Has The Age Of Cloud-Based Banking Arrived?

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    Cloud-Based Banking
    Has The Age Of Cloud-Based Banking Arrived?

    The onslaught of announcements of banks partnering with cloud providers has certainly accelerated over the past 12-18 months.

    It started to pick up pace last year, when several large banks including Deutsche Bank, Goldman Sachs, HSBC and Wells Fargo announced strategic deals with the likes of Amazon Web Services (AWS), Microsoft Azure and Google Cloud.

    This trend has continued throughout 2021, with recent announcements including BNY Mellon’s decision to move wire payments onto Azure, CaixaBank’s new agreement with IBM Cloud for Financial Services and BMO Financial Group’s selection of AWS as a strategic cloud provider. Even smaller institutions are now tapping the cloud; for example, Scottish Building Society announced in November that it is running its strategic core systems on AWS.

    This trend may partly be due to the fact that the big cloud providers have all launched purpose-built environments for financial services, tailored to the industry’s need for security and resilience. Partly, it might be down to the regulators’ thawing approach to cloud over recent years. But mostly the trend reflects the sector’s pressing need for an architecture that can deliver business agility, innovation opportunities and, importantly, cost reduction.

    Has The Age Of Cloud-Based Banking Arrived?

    In a new survey of IT executives in the banking sector, conducted by the Economist Intelligence Unit and supported by Temenos, around three-quarters (72%) of respondents believe that incorporating the cloud into their organisation’s products and services will help them to achieve their business priorities. Just under half (47%) say that it will do so “to a great extent”, according to the report, ‘Capturing value in the cloud’.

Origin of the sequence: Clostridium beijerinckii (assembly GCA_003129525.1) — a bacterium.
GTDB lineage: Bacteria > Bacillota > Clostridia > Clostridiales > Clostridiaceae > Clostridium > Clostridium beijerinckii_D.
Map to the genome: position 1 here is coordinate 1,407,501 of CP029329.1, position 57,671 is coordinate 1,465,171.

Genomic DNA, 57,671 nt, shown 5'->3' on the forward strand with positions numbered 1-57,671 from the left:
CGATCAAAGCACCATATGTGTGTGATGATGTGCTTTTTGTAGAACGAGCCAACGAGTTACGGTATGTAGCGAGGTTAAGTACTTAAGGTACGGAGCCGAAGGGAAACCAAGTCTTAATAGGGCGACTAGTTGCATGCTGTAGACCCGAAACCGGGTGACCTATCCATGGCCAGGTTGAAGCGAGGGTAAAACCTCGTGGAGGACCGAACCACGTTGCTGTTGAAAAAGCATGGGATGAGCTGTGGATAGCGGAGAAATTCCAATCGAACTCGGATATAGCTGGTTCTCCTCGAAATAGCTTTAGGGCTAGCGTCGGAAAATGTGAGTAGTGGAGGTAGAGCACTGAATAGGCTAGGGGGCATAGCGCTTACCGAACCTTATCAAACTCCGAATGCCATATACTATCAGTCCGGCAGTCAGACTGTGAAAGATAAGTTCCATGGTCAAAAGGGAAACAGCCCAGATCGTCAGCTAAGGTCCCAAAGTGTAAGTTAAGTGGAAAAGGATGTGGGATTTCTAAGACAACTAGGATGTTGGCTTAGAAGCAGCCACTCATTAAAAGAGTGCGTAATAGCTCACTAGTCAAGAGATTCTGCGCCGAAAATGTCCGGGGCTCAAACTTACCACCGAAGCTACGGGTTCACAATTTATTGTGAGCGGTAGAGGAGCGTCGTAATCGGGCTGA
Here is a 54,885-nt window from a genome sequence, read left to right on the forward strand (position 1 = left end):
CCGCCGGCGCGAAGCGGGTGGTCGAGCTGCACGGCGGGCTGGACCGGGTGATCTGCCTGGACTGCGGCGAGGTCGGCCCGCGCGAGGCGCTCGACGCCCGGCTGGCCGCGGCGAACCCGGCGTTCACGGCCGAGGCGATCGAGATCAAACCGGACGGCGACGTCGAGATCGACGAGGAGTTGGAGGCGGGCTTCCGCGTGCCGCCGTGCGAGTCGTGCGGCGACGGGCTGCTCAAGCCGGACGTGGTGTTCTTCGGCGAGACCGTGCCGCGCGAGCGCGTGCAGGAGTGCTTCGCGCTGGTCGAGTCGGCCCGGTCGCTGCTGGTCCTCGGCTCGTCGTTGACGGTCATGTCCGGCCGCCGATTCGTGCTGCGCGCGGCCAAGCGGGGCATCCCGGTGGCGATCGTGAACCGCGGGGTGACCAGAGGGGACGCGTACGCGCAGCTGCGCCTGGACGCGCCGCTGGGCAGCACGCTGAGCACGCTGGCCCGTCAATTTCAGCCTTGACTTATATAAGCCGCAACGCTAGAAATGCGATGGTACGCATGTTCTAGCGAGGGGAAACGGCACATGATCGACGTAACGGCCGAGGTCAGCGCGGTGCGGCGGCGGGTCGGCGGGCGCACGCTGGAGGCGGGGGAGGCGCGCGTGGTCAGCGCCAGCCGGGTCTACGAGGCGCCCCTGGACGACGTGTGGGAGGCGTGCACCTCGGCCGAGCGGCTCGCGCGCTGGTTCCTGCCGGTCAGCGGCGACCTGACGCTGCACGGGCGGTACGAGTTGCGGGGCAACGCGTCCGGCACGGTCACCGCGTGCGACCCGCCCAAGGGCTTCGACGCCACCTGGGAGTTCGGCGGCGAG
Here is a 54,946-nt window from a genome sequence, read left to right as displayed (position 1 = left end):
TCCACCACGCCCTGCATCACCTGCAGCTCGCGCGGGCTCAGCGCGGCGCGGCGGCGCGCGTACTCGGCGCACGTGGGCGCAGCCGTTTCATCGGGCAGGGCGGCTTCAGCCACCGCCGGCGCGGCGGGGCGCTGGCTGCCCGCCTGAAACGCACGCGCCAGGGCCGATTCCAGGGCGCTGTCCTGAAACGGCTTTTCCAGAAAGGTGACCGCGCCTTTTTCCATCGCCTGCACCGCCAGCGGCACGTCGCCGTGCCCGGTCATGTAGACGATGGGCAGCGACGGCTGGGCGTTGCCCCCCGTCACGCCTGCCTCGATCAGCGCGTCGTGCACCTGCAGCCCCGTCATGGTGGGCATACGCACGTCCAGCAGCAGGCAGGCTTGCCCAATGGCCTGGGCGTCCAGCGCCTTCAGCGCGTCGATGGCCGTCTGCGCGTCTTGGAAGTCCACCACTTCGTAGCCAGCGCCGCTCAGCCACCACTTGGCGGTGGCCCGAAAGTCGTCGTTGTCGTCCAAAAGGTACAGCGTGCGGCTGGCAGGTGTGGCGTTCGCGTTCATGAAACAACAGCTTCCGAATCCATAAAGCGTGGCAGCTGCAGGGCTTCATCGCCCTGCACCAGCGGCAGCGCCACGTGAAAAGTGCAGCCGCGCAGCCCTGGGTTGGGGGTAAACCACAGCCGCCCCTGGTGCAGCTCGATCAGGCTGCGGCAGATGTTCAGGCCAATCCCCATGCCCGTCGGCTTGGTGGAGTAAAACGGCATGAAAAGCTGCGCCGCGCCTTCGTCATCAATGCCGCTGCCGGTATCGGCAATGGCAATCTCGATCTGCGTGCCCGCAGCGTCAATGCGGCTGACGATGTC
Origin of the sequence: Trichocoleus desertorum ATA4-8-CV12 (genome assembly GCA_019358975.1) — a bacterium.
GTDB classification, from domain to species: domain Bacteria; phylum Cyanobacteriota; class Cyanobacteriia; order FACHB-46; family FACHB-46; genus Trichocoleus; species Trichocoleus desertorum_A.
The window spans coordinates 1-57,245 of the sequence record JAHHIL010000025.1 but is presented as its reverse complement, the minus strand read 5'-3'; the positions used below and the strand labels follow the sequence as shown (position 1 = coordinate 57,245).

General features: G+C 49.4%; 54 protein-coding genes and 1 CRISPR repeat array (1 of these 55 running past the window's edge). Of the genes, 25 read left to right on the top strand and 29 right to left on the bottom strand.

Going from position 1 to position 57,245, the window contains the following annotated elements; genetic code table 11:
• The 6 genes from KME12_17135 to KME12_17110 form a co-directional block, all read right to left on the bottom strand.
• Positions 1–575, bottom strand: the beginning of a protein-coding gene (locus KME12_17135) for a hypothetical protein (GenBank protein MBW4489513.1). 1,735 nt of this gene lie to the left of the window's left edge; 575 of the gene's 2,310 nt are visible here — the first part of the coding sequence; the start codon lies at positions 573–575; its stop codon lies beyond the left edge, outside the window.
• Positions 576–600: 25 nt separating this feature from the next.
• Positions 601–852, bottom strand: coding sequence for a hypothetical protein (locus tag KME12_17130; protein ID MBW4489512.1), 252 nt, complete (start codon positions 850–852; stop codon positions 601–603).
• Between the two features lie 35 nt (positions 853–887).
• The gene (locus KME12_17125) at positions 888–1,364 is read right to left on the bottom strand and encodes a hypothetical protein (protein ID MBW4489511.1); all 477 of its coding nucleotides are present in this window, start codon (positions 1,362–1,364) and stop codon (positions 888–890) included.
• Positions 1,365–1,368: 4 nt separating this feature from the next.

Interestingly, the region that was the most bullish on cloud’s potential to deliver for the business was Latin America – 82% believe that it will have some or a great impact, compared to 67% in Europe and in Asia-Pacific. This may be indicative of the changing regulatory and/or competitive environment across the region, especially with regards to Brazil and Mexico.

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    According to the survey, cost reduction is the biggest driver of cloud adoption (42%), followed by the adoption of artificial intelligence (34%) and business agility (25%). Only 15% chose elasticity and scalability as the top driver.

    Around four in five banking IT executives say they have a clear strategy for adopting cloud technology. Yet security, privacy, compliance and governance concerns continue to stand in the way of a wholehearted embrace of the cloud, according to the report.

    Security and privacy of data stored by third-party providers was selected by almost 60% of respondents as the greatest risk associated with cloud adoption, while 44% were worried about the uncertainty surrounding how cloud infrastructure is/will be regulated and governed in future.

    As banks increase their dependency on cloud providers, regulators are once again raising concerns around concentration risk and the potential threat to financial stability. As a result, regulators are monitoring this area closely. Interestingly, more than two-thirds (68%) of the executives surveyed agreed that big tech companies will become so mission-critical to the banking industry that they will become regulated institutions.